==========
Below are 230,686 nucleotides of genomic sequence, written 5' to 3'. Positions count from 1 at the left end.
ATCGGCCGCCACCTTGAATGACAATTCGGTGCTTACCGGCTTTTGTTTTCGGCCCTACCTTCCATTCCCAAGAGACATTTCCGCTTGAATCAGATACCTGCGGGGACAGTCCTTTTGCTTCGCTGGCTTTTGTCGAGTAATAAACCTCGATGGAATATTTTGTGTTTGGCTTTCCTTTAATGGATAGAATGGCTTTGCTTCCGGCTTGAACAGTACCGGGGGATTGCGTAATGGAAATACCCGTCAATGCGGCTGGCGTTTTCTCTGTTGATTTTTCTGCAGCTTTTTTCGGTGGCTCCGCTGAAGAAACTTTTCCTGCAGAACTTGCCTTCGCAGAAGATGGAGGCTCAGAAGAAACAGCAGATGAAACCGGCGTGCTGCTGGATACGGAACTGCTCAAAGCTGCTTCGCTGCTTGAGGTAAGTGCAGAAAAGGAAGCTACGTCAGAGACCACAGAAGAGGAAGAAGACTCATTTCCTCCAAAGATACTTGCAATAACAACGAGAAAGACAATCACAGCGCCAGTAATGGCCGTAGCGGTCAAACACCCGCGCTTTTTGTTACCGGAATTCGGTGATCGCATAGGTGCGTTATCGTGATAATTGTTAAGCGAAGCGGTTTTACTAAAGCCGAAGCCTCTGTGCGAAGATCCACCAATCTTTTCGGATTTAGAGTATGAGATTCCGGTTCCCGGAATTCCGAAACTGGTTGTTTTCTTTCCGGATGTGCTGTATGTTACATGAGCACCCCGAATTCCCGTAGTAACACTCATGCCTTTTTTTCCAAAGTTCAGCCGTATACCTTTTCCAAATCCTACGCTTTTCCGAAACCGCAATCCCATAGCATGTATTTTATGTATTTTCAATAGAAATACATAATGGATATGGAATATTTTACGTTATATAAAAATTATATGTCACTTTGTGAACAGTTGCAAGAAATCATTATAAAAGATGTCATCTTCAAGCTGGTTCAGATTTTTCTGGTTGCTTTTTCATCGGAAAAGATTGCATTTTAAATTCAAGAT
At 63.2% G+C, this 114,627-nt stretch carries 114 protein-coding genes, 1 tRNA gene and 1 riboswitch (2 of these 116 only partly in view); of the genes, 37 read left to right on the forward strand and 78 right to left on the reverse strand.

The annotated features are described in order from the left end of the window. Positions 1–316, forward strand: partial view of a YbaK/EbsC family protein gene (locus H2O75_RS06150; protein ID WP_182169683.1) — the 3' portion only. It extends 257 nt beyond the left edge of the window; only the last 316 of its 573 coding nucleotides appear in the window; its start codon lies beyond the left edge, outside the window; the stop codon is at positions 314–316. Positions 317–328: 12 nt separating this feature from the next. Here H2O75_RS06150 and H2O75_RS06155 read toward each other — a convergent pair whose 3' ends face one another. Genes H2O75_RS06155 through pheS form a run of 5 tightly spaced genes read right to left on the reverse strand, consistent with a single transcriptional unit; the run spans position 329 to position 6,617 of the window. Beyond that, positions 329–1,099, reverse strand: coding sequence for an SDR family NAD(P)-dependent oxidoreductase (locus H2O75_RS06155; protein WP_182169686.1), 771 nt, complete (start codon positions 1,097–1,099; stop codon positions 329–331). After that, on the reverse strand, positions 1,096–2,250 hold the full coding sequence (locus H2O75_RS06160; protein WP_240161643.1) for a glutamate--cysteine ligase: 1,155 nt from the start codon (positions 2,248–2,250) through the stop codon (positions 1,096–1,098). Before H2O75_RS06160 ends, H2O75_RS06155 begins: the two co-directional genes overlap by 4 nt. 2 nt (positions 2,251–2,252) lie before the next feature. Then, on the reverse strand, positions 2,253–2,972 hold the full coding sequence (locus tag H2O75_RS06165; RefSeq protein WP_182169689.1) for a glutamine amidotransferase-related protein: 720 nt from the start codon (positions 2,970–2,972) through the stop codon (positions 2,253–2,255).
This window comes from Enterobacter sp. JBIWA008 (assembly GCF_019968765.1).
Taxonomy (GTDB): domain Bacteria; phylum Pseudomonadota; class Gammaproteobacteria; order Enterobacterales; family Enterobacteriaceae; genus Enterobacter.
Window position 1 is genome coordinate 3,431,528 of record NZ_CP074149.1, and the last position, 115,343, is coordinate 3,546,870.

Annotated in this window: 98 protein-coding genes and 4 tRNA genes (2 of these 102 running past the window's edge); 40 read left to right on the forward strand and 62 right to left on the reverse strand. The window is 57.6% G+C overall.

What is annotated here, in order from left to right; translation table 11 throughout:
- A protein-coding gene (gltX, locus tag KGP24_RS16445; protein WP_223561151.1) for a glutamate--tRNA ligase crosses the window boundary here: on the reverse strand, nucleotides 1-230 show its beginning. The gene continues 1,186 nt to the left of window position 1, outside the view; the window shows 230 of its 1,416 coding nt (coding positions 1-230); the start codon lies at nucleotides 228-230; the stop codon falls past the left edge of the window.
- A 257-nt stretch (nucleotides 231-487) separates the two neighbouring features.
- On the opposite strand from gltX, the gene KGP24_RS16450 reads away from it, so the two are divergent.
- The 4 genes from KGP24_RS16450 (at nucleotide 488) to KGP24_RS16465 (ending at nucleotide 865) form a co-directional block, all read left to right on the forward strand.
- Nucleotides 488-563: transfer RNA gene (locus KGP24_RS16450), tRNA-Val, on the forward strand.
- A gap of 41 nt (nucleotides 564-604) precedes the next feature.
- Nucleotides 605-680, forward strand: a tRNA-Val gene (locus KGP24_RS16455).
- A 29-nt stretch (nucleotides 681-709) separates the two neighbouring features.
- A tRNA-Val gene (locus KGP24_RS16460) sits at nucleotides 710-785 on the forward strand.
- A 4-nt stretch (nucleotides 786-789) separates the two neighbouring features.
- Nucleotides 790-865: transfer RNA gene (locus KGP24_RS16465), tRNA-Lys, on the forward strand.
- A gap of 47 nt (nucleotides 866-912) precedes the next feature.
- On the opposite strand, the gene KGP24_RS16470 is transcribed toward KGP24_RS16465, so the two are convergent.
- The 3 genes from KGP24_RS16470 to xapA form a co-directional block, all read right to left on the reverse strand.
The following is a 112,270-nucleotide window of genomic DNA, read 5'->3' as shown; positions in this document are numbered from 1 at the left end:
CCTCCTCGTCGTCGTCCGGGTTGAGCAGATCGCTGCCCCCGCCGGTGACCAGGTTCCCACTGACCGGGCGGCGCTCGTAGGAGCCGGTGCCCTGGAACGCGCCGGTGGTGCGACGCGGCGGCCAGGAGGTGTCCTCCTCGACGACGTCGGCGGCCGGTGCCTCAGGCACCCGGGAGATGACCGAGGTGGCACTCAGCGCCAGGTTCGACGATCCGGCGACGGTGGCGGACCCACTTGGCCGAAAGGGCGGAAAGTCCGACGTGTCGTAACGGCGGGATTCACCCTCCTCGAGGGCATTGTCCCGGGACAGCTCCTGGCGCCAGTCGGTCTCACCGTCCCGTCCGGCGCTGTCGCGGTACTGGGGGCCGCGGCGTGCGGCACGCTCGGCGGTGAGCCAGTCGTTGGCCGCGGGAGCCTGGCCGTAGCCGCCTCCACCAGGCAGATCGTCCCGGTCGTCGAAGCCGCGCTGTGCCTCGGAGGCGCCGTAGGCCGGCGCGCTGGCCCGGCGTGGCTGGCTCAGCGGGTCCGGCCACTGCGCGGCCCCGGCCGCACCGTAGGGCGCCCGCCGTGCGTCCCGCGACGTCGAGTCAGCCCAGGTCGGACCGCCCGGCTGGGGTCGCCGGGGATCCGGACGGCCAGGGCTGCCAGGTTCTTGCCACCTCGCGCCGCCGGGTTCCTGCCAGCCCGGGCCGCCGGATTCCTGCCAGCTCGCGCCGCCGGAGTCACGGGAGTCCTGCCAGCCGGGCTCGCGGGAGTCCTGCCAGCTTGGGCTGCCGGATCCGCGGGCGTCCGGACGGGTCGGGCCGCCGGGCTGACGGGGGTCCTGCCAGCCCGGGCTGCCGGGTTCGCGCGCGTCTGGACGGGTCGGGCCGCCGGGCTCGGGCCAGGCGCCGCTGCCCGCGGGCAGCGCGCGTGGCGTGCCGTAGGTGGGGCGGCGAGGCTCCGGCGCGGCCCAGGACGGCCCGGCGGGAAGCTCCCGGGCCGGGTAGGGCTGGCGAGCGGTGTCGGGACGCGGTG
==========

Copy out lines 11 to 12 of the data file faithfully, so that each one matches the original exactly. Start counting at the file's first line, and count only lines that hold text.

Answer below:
- A 257-nt stretch (nucleotides 231-487) separates the two neighbouring features.
- On the opposite strand from gltX, the gene KGP24_RS16450 reads away from it, so the two are divergent.